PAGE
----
Thank you all for your collective wisdom. I’m continuing with my propeller alarms, adding phone alarms and moving the location of some of the medications. No use beating oneself up over the past; I’m endeavoring to change, starting today. 

    Debbie, all great points. I think there’s a bit of a stubborn streak and a hefty denial streak. I start to feel better then think do I need them? But you make great points about taking them on time to help you and your doctor. 

    Cynthia, I love the idea of reminders, family involvement and the upside down bottle

    Melissa, yep, technology is great. I’m going to try to use my tools more effectively 

    Shea, I love the idea of another doctor check in about long term plan. You bring up great points; this does feel a bit like medicine fatigue and feeling trapped. Chronic illness is tough. I think deep down I still hope for a cure and it’s hard/frustrating to still be riding the rollercoaster. 

    Dory, great idea to put them on the nightstand! 

    Thank you for the help


  • LK

    Em,  Everyone here has such great, helpful suggestions!

    I have found that in the long run, for me, it is basically a case of my just finally admitting to myself that I have a severe lung disease and I HAVE TO TAKE THESE MEDICINES.  PERIOD.  

    When it is a short term injury or illness then almost anyone can take the meds necessary to see him or her through.  When it is a chronic disease it requires a whole new mindset which can take a little while to acquire.  Sorry to be so blunt (My middle of the night writings aren't always the most brilliant ones!       )  

    If you can, try to look at is as several of the other posts above have said.  

    Look at it this way.  You are doing this for you BUT you are also doing this for your DH and your family.   Right?  You are taking your meds on schedule so that you can live your life to the fullest with them.  If you stay on track with your meds you have a much better chance of enjoying more time with them.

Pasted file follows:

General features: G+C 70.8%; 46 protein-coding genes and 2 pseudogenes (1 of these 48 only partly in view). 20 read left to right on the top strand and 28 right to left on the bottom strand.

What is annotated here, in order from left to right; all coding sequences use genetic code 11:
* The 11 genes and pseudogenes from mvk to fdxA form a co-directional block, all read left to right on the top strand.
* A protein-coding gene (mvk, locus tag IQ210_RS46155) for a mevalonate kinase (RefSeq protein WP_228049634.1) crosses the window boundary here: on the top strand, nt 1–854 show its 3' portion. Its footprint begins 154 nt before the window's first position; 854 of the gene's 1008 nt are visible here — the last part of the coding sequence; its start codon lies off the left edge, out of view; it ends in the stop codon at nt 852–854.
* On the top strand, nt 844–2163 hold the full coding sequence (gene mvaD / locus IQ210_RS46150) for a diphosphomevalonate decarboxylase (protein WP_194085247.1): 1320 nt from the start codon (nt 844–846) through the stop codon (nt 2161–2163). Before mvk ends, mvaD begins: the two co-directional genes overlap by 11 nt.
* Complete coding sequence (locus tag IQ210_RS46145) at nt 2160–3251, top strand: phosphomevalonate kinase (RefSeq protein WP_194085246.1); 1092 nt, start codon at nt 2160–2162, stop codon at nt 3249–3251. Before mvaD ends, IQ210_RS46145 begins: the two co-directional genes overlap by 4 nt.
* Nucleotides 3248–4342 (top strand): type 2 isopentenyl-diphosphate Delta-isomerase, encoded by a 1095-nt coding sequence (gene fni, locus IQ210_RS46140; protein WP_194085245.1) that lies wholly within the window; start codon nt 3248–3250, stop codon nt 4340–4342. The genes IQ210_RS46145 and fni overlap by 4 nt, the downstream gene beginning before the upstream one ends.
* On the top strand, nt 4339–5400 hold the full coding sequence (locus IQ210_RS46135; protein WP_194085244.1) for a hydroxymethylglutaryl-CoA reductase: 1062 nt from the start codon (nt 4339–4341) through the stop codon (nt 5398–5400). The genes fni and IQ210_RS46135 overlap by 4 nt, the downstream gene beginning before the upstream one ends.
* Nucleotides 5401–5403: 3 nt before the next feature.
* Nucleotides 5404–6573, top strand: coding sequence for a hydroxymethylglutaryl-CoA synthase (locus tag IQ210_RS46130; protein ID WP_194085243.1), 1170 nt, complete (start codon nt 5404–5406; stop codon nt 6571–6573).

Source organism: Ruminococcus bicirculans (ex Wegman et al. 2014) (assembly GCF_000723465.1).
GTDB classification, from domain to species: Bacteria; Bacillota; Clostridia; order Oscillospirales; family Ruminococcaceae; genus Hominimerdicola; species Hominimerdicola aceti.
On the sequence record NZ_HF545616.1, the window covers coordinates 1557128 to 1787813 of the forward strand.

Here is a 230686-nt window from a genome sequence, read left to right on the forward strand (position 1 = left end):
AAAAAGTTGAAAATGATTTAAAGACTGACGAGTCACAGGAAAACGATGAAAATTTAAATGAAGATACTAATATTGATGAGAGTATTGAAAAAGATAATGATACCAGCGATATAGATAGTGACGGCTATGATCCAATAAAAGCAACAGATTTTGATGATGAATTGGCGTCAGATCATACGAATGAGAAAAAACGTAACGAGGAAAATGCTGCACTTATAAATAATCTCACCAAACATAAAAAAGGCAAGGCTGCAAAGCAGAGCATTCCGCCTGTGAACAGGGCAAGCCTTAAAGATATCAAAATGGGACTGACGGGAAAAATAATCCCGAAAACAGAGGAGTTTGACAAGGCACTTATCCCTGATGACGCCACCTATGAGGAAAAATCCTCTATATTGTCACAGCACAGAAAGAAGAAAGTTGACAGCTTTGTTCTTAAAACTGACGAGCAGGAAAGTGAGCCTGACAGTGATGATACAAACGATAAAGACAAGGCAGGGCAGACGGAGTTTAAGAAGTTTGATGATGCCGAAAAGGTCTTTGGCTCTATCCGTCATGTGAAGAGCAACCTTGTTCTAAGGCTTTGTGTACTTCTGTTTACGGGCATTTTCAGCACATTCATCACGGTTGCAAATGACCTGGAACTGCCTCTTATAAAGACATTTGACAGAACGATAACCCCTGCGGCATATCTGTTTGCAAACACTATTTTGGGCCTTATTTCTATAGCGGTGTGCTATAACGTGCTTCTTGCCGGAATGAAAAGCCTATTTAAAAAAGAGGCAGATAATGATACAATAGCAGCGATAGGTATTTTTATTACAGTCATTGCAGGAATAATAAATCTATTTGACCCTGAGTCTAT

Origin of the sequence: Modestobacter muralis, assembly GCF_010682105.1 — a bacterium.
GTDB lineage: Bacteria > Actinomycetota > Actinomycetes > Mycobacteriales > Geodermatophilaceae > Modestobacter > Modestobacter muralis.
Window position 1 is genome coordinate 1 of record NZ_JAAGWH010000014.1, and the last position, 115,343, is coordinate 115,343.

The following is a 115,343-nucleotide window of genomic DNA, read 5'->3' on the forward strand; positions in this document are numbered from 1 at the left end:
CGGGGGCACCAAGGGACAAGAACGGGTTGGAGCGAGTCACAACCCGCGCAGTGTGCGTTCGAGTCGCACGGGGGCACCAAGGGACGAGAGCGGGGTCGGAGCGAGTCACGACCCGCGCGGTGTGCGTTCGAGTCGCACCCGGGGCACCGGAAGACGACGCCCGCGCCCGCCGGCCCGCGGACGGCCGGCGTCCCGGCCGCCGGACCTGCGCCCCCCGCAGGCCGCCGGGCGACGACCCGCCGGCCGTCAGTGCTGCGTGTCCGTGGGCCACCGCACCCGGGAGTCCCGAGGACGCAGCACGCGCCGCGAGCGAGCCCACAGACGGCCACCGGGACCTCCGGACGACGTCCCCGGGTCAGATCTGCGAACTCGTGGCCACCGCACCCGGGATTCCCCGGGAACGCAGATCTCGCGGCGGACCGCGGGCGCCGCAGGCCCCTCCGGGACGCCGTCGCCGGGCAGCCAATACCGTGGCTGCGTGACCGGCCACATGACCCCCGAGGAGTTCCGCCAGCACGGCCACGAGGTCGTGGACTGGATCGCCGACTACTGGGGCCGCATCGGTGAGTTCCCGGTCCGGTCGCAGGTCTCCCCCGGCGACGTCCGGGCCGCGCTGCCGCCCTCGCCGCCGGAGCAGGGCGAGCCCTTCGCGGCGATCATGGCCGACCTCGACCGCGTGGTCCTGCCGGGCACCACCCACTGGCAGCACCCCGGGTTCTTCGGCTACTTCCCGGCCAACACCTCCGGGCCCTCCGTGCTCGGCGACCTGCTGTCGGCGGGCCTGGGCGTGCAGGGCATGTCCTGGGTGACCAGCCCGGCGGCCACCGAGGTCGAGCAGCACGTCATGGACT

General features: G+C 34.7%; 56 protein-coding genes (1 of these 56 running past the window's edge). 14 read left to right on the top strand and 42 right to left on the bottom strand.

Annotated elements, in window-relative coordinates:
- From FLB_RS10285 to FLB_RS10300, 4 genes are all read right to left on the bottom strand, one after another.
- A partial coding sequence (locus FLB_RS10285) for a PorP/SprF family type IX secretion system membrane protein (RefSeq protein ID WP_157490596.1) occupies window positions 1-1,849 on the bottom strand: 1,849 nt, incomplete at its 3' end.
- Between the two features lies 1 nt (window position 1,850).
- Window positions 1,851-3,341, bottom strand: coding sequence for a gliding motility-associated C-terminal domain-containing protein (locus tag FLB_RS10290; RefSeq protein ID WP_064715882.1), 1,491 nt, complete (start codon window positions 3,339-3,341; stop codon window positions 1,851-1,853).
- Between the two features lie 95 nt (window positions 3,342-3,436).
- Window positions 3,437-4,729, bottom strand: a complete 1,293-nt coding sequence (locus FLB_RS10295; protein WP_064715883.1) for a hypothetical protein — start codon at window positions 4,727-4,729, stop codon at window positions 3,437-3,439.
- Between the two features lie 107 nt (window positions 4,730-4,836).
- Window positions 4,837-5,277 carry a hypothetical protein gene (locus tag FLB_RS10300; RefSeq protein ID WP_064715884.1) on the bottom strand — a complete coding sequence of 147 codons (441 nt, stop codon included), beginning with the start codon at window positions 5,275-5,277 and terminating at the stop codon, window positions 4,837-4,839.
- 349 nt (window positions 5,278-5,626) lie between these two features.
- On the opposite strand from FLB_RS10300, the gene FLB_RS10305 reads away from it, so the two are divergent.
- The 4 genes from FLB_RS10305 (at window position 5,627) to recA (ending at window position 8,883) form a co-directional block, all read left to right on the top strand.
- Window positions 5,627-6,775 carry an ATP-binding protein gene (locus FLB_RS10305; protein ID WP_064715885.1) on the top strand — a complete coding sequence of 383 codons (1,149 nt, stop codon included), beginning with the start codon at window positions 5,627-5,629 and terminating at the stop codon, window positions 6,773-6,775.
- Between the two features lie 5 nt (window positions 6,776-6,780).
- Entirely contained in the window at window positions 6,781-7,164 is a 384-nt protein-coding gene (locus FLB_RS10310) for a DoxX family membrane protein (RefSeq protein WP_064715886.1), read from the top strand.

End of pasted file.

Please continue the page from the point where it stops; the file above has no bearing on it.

I have to put my meds on the same list in my mind as every other daily chore.  Sounds simple enough doesn't it?  Yeah, not really but you will get the hang of it!!   

    I slip up from time to time of course but I try my best to not think of them as meds.  More like just another thing on the list for today.  I do rejoice when I have several hours of no meds though!!   

  • Emelina

    Lisa, thank you for your insight. I do appreciate your wisdom and upfront bluntness. I have started telling myself “ignoring it or denial” have never ever been proven to be a good treatment for anything … so stop it! You make great points. It’s about symptom control so one can get back to life, in this case, enjoying my three little turkeys. Thanks Lisa 

    so far so good, first 24hrs of ontime adherence down!

  • Melissa G

    Em, I am proud of you for noticing that there is a problem with compliance! That is hard to realize, accept and a great first step! 

    I totally agree with Lisa, you not only need to do this for you but your family! 

    You got this! We are here to cheer you on! 

  • StephM